In the case presented, angiography to investigate the etiology of ICH demonstrated a large region of irregular vasculature (ultimately proving to be spatially coincident with glioblastoma) that demonstrated slow A-V shunting. The combination of ICH and abnormal vasculature with A-V shunting on angiography was highly suggestive of AVM in this patient. The normal angiogram obtained 3 years prior to his admission was not inconsistent with a diagnosis of AVM, as de novo AVMs are known to occur (24). In addition to vascular malformations, there can be significant A-V shunting in many brain tumors that can be visualized on angiography (25, 26). The relationship between development of glioblastoma and AVM-like angiopathy is unclear, but pro-angiogenic factors secreted by growing malignancies are suspected to play an important role in the development of vascular abnormalities, including A-V shunting, in glioblastoma and other cerebral neoplasms (27).
The radiographic features that would enable differentiation between AVM and glioblastoma are frequently obfuscated in the setting of acute hemorrhage. For example, a ruptured AVM with hematoma formation can exhibit a mass effect, making it difficult to distinguish from a tumor on CT. In one study, 33 of 60 cases of ruptured AVMs demonstrated significant mass effect (28).
Although rare, there have been a few reports of glioblastoma mimicking or associated with a vascular lesion in which initial imaging does not clearly distinguish between the two. In some cases, initial imaging indicates hemorrhage of uncertain etiology (11, 29–31); in others, CT or CT-angiogram is specifically suggestive of AVM (32, 33), as in the presented case. Some reports describe coincidence of GBM and AVM in the same patients, even occasionally without spatial overlap between the lesions (34, 35). In all of these cases, histopathological diagnosis ultimately confirmed GBM. One report highlights the importance of including perilesional tissue in biopsy whenever possible, describing a case in which diagnosis of GBM was initially missed because only a small minority of sections from a vascular-appearing lesion showed evidence of neoplasm (36). Taken together, these cases and ours highlight the importance of considering neoplasm in the differential diagnosis of ICH with uncertain etiology, and the need for careful monitoring when initial workup in inconclusive.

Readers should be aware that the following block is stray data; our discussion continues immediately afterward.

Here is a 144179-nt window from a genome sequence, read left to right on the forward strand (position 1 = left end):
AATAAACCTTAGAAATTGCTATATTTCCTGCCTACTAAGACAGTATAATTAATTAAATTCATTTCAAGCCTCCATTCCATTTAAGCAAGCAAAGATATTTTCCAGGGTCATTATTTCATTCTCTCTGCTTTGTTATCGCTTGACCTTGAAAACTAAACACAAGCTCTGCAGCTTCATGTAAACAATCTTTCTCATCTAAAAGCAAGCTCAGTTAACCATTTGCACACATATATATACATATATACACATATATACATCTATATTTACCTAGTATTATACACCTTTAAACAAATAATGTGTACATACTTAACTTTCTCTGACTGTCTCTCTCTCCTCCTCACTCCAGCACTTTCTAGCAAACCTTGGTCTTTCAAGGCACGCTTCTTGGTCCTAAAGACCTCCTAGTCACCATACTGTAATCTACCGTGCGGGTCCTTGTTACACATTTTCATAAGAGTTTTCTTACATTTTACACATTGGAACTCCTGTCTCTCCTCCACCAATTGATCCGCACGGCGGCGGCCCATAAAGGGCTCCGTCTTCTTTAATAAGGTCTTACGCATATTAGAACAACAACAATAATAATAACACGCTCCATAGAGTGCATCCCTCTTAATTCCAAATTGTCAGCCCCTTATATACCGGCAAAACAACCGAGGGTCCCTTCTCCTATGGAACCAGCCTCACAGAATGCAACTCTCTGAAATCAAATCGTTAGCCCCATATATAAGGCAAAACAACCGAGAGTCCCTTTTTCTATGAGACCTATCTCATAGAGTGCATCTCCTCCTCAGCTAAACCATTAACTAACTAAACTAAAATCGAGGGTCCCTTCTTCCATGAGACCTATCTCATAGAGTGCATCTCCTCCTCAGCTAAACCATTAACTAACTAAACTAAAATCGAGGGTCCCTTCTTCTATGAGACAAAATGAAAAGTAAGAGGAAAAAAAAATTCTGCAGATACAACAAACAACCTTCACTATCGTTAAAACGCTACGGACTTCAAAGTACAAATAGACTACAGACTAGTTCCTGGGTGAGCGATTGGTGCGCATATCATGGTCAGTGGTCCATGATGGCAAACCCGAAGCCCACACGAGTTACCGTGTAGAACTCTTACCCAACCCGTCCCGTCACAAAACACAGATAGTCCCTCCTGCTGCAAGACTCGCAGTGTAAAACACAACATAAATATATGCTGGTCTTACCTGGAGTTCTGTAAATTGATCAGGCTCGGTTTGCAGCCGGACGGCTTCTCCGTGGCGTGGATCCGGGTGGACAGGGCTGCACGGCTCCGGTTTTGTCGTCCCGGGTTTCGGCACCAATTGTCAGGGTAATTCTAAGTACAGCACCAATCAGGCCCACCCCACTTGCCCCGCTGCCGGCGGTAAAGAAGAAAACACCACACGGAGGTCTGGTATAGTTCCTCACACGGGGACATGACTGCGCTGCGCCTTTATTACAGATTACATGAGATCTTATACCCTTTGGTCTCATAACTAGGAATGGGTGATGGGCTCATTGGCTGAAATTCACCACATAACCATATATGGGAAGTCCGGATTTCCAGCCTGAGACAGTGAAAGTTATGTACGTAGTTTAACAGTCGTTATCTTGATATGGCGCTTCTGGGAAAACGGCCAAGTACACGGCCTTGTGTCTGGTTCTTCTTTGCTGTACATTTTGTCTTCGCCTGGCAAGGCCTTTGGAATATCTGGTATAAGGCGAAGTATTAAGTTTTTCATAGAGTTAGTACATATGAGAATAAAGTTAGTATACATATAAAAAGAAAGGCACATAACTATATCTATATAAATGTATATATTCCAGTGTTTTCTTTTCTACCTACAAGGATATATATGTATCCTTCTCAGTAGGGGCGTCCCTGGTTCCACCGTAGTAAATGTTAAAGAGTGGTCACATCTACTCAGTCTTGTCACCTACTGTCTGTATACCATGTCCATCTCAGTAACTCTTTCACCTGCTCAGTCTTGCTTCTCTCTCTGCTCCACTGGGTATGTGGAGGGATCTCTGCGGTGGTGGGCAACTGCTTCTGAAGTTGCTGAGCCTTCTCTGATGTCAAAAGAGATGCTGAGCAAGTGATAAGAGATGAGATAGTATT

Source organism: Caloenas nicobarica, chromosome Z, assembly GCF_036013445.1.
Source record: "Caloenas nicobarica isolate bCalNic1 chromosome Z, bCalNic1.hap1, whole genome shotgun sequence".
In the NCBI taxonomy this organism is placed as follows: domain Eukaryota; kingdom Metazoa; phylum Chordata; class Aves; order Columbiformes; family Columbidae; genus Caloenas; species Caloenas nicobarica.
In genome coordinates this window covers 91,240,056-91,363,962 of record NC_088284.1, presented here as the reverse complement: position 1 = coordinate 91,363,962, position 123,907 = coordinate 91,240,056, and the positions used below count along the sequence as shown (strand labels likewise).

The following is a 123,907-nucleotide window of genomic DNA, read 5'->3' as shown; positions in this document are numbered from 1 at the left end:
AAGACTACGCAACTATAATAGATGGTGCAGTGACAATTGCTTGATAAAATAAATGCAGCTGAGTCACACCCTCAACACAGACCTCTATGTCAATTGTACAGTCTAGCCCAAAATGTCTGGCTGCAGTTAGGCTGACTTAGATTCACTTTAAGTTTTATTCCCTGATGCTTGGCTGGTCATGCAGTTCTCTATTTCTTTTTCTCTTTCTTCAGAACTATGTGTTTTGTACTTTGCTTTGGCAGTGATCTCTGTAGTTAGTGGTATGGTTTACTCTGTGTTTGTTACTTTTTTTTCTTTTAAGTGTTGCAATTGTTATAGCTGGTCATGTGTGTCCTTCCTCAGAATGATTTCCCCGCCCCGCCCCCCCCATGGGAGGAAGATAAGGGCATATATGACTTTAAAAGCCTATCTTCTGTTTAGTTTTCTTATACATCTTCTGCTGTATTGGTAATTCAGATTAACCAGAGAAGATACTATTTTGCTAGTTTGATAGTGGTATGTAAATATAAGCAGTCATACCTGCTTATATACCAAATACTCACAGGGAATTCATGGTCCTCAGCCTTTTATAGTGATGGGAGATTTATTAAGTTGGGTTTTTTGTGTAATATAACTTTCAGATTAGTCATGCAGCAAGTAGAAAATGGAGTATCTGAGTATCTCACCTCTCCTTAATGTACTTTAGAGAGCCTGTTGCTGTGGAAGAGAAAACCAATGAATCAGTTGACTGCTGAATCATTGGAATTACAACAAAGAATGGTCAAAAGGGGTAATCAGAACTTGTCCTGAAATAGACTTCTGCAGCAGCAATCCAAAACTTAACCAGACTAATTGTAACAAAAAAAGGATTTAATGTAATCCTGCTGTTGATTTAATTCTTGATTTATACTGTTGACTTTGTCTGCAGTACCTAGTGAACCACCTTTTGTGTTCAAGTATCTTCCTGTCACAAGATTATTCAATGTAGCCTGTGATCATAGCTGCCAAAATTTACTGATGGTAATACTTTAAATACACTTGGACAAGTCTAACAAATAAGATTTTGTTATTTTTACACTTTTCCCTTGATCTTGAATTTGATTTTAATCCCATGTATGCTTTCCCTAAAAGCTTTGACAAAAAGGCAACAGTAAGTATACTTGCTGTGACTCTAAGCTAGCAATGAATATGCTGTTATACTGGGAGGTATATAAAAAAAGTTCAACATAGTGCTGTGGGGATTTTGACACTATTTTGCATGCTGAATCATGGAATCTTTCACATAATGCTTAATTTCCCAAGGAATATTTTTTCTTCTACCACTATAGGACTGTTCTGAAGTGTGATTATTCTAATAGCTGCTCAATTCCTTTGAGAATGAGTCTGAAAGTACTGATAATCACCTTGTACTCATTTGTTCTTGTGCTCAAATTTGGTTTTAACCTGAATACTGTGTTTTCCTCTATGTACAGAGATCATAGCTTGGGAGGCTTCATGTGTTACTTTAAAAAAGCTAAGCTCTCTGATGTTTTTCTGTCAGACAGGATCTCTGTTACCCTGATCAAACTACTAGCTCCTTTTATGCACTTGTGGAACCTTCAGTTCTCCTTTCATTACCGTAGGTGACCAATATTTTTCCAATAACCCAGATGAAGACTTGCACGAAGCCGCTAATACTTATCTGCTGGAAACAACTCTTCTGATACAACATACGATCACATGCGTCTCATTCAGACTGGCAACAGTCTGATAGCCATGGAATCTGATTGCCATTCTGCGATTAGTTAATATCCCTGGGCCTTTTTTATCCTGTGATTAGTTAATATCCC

The anatomical coincidence of the first SAH and the large glioblastoma discovered 3 years later suggests that the etiology of the SAH may have been neoplastic. We suspect that a follow-up contrast-enhanced MRI to further investigate the cause of the patient’s SAH may have uncovered a malignant lesion, or at least would have been useful in narrowing our differential for the etiology. Indeed, in one study, MRI following angiogram-negative ICH provided new, valuable diagnostic information in 36% of cases (37).
Additionally, better differentiation between AVM and glioblastoma would have been possible on MRI when the patient re-presented 3 years later. AVMs have characteristic low signal intensity on T1-weighted images and high signal intensity with signal voids on T2-weighted images, and can be enhanced by contrast. Glioblastoma is characterized by poorly circumscribed infiltration associated with significant perilesional edema. In contrast-enhanced MRI, glioblastoma usually shows heterogeneous enhancement. However, even with MRI, early findings of glioblastoma may resemble non-neoplastic lesions (31).
We propose that contrast-enhanced MRI may be useful for investigating the etiology of non-aneurysmal SAH, particularly for distinguishing benign causes like perimesencephalic SAH from more harmful ones, such as neoplasm. Given the known association between glioblastoma and AVM-like angiopathy, we also emphasize the importance of workup for possible neoplastic etiology in the setting of ICH and AVM-like findings on angiography, in which MRI may also play an important role. This case highlights the need for careful consideration of neoplasm in the differential diagnosis of non-aneurysmal SAH, and the potential pitfalls in the diagnosis of glioblastoma associated with abnormal vasculature.
Conflict of Interest Statement
The authors declare that the research was conducted in the absence of any commercial or financial relationships that could be construed as a potential conflict of interest.